• Use Twitter to generate leads – get to know people on Twitter in an organic way long before you have something to sell them. Then when you have a game to tell them about, you already have a relationship that gives them a reason to care about your game.
  • Leverage new media: YouTube, Twitch
  • Direct submission or games PR news-wire – many websites let you submit news directly.
  • Games Press – you can use the service for free but with no guarantee of getting on the page, or for around £90 a month (depending on this size of your company and the number of assets you want to submit) you can add your assets directly to their site and have a link to them in the daily digest email
  • Create a press kit – use Dropbox or Google Drive

Social media

  • Use Hootsuite or similar service to schedule tweets, g+ posts, Facebook posts.
  • Tweet every 20 minutes or so at most.
  • No more than 3 Facebook posts a day.
  • Images work better than text or video.
  • Use hash-tags to help people discover you – if you’re tweeting about Clash of Clans, use their hash-tag!
  • Blog on tumblr too


  • Free marketing – MailChimp is free for up to 2000 subscribers.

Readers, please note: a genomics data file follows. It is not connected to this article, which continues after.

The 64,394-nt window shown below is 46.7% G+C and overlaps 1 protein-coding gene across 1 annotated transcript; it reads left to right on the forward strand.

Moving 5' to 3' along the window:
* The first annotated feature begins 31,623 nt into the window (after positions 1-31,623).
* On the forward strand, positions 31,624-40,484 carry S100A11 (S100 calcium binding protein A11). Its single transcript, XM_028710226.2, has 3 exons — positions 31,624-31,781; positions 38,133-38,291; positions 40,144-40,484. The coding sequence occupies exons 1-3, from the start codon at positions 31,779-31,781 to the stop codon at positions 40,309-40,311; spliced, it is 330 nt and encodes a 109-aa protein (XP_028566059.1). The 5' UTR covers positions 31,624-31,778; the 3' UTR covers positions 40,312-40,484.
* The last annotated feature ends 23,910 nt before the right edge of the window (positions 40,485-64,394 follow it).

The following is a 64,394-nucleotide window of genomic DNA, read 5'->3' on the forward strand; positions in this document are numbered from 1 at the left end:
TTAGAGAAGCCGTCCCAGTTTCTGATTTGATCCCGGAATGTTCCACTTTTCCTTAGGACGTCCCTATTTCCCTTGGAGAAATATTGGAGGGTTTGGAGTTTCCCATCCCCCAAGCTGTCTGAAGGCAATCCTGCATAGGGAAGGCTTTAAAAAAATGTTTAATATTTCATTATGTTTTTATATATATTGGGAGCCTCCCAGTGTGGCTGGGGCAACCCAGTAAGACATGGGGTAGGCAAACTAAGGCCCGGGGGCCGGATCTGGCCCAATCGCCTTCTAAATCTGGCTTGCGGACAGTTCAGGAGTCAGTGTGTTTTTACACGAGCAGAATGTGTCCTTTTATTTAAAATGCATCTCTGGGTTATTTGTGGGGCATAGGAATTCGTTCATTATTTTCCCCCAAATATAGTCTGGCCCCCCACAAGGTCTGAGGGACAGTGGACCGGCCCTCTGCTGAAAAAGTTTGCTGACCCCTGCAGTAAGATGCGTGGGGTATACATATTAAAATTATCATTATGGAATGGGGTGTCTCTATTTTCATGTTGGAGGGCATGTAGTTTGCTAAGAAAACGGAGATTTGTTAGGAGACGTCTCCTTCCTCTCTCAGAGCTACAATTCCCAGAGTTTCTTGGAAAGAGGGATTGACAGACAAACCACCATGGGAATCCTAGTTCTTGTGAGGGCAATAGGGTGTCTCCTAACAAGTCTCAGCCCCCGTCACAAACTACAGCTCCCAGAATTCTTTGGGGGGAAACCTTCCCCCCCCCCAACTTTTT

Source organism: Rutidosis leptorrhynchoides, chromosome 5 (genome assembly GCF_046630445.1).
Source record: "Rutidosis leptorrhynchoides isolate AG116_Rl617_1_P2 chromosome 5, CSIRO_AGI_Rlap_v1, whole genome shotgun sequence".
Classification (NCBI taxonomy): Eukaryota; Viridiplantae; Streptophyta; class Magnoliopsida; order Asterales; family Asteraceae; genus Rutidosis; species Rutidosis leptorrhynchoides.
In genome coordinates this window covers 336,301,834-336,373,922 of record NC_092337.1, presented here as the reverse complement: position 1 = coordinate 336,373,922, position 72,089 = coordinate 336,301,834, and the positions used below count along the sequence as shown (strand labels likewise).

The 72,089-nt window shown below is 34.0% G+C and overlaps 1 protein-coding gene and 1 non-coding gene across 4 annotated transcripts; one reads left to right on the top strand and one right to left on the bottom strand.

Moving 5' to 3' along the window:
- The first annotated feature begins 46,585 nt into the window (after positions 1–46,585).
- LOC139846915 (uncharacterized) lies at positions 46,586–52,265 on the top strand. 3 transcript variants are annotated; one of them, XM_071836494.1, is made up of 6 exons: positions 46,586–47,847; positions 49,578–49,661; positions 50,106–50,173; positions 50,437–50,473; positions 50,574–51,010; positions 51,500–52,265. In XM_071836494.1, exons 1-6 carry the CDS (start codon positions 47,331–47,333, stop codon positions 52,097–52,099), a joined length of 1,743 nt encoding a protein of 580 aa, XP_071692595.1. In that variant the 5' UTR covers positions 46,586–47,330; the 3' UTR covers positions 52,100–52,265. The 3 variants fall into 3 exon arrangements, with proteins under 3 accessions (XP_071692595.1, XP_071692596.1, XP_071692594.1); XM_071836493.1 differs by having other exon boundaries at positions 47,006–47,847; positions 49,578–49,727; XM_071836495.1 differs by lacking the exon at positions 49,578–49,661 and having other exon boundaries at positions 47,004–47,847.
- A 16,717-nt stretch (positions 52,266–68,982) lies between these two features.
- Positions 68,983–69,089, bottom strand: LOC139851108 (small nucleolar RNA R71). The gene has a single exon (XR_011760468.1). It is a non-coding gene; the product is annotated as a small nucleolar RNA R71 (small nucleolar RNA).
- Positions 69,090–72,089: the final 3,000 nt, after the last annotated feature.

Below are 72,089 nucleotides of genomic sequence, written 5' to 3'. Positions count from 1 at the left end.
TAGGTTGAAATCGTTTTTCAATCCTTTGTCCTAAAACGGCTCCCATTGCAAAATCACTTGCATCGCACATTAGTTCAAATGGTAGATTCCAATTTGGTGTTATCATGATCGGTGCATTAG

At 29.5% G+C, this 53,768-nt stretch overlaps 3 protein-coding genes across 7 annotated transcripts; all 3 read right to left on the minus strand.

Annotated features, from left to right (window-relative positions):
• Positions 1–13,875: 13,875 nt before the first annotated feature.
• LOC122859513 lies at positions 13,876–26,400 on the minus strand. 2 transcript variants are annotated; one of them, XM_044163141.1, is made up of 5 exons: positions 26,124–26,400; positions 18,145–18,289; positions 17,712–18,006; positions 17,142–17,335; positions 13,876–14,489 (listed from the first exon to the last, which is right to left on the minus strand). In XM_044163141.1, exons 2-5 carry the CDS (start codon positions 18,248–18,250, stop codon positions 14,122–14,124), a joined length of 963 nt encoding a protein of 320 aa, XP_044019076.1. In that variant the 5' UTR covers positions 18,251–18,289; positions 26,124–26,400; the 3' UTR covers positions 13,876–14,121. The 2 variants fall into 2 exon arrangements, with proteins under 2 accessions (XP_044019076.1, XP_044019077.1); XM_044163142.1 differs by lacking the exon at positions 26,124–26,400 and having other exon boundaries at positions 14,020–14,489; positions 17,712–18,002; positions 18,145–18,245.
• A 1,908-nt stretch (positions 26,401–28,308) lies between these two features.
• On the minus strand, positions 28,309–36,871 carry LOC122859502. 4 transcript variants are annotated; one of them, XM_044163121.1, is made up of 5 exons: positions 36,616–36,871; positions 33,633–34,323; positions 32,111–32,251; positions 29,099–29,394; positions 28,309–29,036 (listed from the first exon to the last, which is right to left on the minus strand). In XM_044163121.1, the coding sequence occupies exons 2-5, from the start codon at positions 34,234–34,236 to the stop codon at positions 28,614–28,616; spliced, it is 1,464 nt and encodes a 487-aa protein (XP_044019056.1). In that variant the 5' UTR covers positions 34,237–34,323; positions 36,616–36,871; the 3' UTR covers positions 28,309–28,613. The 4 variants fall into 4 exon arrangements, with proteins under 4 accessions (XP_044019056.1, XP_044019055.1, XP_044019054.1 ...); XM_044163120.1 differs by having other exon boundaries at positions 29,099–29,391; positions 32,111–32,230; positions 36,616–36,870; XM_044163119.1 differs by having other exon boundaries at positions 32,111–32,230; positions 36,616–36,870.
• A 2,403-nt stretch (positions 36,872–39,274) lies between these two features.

• Great way to build a community.
  • Monetizes really well – if someone has bothered to give you their email address, they’re really interested in your game.


F2P vs premium

  • For small projects, premium is probably better. Many journalists and publications are turned off by free-to-play. Have a small upfront cost and potentially some DLC later.


  • Virtual product still needs to be appealing even it’s not a physical product. Think about how you’d present your game or service as if it were in a store.

Sales and promotions

  • More value for same price does better than discounts
  • Tie sales to your game’s theme – for example, tell players the trade caravans arrived early instead of a bland ‘bonus 50 widgets’ message.

Q & A

Q: Are trade shows worth it?

A: They can be pricey, be careful about how many you go to and how much you spend to get there.